Audience: Gifted education teachers, coordinators, specialists, and program directors; general education teachers; instructional coaches; curriculum developers; administrators; parents of gifted students
Trim Size: 8.5" x 11"
Page Count: 264
Digital Content: Includes PDF presentation and customizable reproducible forms
Praise for Differentiation for Gifted Learners
“Heacox and Cash hit a home run again. With a strikingly fresh and updated perspective, the authors take Differentiation for Gifted Learners: Going Beyond the Basics to a new level of possibilities with their revised and updated edition. If you liked the original book, you will love this new edition. It promises to be a must-have classic that all educators should read. This book is not to be missed!”—Patti Drapeau, adjunct faculty at University of Southern Maine, founder of Patti Drapeau Educational Consulting Services, and author
“The highest praise for the authors! This new revision spans the gamut of how all aspects of teaching can be differentiated using formative assessments to create authentic learning and real-world connections. Heacox and Cash skillfully consider the roles of teaching and leadership, defensible gifted programming, and how to ensure equity when differentiating instruction. Through surveys, questionnaires, reflection guides, and observation and feedback forms, the authors show teachers how to design lessons that engage and challenge all learners. They then provide an abundance of practical templates, lesson plans, and ideas that create a complete system for taking differentiation beyond the basics.”—Dina Brulles, Ph.D., director of gifted education, Paradise Valley Unified School District, and School District Representative, National Association for Gifted Children (NAGC) Board of Directors
“I have been referencing and recommending the first edition of this book, from its first release, to student teachers and practicing teachers. This new edition is even more helpful in establishing a solid foundation in the topics that are so crucial for the field today, especially in areas of equity and in comparing and contrasting historical practices and improvements. At a time when gifted education courses struggle for enrollment numbers and gifted programs around the country are being debated for closure, discussions of defensible practices are critical for meeting the needs of the real students. Teachers also need to see how gifted education fits within the larger scope of education. This book has practical ideas, a clear writing style, and many avenues for conversation. It should be used in teacher preparation courses and professional development opportunities to build expertise and reflection. I look forward to the conversations that I will have with both new and experienced educators as a result of this new edition.”—Nikki Myers, founding director of Academy for Advanced and Creative Learning and member of the Colorado Academy of Educators for the Gifted, Talented, and Creative
“In the new edition of Differentiation for Gifted Learners, Diane Heacox and Richard Cash truly do go beyond the basics to help teachers extend their knowledge of the skills needed to differentiate instruction and apply this knowledge to a variety of student populations. Both Heacox and Cash have written and presented extensively on differentiation, and their knowledge of context truly enriches the content in this important book. I was especially interested in the focus on underserved populations, including ELL students and students who have ASD or ADHD and/or face other learning or behavior challenges. This addition is in sync with the trend in gifted education that emphasizes the fact that we teach all types of gifted students and must program for them. I personally appreciated the information in chapter 5, which offers guidelines for creating honors/advanced courses and a curricular framework that infuses the pedagogy of gifted education into secondary courses. Too often we forget secondary gifted students, but Heacox and Cash do not. I endorse this book and encourage those who are serious about meeting the needs of gifted students to read and apply the information presented.”—Felicia A. Dixon, Ph.D., educational consultant and professor emerita, Department of Educational Psychology, Ball State University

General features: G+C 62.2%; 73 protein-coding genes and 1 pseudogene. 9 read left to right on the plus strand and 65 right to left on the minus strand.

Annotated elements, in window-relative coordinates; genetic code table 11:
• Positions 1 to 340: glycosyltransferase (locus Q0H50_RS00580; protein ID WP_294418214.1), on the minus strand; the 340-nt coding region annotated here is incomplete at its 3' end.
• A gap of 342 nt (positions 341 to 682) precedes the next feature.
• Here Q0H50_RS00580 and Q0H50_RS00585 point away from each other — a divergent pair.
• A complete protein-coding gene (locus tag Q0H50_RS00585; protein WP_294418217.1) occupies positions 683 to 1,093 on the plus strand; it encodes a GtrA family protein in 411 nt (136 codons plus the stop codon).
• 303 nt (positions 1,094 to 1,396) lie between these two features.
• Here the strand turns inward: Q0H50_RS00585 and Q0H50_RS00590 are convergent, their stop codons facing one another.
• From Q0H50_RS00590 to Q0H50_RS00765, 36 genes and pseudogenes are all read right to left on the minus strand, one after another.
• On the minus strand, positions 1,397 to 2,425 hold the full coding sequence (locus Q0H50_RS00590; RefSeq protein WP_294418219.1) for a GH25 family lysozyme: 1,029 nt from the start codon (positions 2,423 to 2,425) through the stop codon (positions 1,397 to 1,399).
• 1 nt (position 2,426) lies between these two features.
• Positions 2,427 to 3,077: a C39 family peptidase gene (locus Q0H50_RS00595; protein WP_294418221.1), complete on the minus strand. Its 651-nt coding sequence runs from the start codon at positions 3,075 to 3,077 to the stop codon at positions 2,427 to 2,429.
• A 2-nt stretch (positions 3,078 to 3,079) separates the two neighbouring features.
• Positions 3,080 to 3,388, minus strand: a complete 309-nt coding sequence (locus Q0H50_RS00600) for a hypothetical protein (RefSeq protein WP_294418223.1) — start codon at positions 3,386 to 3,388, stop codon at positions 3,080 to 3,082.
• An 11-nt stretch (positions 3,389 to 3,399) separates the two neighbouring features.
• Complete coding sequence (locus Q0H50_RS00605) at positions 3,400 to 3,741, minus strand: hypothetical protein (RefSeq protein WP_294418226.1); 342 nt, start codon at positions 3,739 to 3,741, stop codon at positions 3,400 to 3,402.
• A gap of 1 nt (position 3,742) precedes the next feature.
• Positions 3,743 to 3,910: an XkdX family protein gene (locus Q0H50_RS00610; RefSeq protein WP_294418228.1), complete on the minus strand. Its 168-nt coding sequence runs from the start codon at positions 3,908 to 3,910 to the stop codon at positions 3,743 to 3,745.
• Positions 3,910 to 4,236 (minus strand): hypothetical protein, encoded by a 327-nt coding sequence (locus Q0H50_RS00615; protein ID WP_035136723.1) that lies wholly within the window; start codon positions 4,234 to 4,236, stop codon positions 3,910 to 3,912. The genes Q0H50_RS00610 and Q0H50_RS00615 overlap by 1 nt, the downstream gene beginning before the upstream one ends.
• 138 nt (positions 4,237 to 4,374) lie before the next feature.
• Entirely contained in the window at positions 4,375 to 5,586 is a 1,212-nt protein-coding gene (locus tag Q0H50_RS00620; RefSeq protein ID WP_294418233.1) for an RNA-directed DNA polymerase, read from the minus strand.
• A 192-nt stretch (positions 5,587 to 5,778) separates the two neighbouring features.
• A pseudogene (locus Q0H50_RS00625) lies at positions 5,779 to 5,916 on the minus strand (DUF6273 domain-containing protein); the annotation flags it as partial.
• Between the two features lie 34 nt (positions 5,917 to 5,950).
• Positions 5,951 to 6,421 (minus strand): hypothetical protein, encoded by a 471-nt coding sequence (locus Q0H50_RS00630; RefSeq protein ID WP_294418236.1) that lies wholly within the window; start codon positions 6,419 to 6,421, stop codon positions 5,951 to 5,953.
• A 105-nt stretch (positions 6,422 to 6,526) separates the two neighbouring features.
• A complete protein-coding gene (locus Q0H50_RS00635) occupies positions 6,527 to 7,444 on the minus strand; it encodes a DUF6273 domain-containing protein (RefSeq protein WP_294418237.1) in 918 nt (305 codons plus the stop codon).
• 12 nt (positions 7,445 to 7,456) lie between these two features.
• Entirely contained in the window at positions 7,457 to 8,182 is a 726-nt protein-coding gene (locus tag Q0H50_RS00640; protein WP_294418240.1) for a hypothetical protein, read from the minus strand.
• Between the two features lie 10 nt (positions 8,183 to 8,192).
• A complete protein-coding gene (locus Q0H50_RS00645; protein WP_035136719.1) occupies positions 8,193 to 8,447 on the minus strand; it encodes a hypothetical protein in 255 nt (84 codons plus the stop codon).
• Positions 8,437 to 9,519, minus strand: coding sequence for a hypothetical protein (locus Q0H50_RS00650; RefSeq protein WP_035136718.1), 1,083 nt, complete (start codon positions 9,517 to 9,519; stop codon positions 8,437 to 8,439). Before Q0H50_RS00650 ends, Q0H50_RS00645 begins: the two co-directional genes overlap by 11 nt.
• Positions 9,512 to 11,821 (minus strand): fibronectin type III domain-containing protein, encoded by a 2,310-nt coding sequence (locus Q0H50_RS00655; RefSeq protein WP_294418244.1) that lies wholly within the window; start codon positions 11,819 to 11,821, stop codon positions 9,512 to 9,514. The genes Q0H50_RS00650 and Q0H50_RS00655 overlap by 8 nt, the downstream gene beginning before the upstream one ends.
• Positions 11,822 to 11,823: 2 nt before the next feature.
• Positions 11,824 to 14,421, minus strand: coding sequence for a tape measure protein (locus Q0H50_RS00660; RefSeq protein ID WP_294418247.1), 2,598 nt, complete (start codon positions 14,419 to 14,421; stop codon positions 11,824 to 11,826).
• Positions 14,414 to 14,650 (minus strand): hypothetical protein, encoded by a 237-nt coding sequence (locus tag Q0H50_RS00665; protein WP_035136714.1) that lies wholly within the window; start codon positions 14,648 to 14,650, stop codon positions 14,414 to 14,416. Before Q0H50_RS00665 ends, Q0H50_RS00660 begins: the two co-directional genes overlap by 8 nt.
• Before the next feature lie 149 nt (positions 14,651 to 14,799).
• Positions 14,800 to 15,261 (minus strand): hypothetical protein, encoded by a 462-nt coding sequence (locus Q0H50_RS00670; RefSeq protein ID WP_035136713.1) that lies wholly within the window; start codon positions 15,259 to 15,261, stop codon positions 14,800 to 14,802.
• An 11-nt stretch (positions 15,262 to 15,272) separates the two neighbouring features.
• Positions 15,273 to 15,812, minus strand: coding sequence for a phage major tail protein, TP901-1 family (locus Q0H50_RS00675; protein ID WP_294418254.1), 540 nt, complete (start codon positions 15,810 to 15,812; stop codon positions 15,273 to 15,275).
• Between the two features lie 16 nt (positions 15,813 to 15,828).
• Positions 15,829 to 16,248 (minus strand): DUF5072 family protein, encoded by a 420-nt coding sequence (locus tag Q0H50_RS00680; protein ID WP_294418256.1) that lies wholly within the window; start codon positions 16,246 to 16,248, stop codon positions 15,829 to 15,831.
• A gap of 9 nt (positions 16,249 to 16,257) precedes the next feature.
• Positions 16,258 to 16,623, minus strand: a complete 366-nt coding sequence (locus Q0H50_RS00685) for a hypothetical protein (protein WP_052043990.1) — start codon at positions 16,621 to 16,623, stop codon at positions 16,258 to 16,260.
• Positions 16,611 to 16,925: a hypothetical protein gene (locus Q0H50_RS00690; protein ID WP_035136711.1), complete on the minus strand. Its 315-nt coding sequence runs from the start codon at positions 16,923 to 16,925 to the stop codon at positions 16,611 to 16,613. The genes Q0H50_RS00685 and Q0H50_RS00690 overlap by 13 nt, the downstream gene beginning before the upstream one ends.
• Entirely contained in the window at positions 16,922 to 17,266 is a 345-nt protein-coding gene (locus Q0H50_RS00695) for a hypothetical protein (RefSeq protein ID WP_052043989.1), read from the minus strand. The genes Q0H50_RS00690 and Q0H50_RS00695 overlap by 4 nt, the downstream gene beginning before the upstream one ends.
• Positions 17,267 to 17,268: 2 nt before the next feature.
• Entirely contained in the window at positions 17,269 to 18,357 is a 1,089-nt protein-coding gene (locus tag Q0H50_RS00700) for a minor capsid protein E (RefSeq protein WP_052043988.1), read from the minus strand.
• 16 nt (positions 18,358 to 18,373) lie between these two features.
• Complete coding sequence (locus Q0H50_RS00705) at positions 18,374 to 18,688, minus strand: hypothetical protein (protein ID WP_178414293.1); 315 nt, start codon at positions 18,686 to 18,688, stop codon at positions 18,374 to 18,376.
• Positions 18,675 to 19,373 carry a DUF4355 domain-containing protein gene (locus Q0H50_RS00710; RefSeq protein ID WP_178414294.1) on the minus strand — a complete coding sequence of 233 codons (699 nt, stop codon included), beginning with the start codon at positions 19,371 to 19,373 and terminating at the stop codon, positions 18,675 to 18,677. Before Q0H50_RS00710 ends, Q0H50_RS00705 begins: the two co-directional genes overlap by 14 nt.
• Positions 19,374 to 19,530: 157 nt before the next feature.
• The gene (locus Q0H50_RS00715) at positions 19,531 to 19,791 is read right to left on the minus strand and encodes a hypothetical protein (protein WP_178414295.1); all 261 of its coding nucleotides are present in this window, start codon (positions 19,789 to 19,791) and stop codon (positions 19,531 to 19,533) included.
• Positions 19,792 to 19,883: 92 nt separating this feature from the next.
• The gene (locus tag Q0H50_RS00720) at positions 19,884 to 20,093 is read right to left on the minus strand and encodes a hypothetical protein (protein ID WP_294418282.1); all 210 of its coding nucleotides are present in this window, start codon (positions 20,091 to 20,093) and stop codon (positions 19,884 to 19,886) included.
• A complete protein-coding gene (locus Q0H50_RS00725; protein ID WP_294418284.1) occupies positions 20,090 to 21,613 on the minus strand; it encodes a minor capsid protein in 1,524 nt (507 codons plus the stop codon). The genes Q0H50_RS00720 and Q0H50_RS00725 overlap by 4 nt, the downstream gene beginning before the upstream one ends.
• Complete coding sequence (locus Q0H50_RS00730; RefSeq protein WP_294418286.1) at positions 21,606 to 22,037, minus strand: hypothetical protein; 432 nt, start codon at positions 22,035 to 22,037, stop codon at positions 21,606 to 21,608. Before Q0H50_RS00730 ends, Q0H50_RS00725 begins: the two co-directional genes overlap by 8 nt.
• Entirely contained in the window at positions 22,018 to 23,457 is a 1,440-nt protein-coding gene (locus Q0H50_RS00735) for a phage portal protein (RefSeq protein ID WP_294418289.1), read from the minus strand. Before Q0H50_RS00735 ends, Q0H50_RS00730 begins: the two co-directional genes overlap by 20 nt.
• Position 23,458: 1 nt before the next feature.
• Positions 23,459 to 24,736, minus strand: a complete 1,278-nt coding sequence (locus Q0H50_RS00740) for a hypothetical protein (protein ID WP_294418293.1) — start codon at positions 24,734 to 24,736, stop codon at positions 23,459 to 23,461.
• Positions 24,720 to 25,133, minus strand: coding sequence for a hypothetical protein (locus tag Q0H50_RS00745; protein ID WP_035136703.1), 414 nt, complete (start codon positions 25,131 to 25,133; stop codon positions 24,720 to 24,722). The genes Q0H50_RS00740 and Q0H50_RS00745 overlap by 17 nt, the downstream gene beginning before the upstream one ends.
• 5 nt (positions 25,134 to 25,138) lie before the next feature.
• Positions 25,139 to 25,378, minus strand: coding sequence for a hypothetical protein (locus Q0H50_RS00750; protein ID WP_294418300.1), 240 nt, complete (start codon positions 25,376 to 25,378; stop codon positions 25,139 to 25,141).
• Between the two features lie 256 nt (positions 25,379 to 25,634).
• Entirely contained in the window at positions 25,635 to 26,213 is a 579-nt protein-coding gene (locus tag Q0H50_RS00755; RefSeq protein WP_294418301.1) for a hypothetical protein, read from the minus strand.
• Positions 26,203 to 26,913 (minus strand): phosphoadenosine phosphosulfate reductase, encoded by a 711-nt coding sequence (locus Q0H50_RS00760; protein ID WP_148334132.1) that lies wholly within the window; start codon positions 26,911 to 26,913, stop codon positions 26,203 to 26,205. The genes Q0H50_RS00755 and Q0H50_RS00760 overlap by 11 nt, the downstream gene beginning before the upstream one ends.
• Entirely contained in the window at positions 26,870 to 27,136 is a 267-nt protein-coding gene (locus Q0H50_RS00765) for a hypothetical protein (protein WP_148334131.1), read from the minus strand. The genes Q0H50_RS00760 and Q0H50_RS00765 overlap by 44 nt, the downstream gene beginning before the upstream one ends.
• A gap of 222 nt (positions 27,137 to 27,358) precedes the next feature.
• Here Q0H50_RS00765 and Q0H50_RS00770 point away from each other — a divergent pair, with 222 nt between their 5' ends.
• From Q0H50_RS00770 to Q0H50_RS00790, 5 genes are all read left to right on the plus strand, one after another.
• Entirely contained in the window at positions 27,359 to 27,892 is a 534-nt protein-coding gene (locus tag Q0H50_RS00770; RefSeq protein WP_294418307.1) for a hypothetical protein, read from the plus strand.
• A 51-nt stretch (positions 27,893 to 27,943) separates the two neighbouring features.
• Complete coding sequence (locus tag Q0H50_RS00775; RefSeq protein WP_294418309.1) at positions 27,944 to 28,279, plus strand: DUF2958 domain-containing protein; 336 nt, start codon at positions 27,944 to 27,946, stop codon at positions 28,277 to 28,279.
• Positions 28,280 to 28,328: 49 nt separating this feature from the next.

2014 Legacy Book Award for Educators Winner (previous edition)
Understanding Underachievement in Gifted Learners
We’ve all had them—students who don’t produce to the level of their capabilities. It can be frustrating, annoying, and overall confusing. Underachievers, often gifted or advanced learners, are sending us a message. Our job is to figure out what that message is.
Underachievement is when students have a discrepancy between their potential (whether innate ability or talent) and their performance. As defined in the book I wrote with Diane Heacox, Differentiation for Gifted Learners: Going Beyond the Basics
, underachievers can be either nonproducers or selective performers. Nonproducers refuse to do the daily work or homework but still perform well on final assessments, whereas selective performers pick and choose what they will do and where they will put their energies.
on the Free Spirit Blog.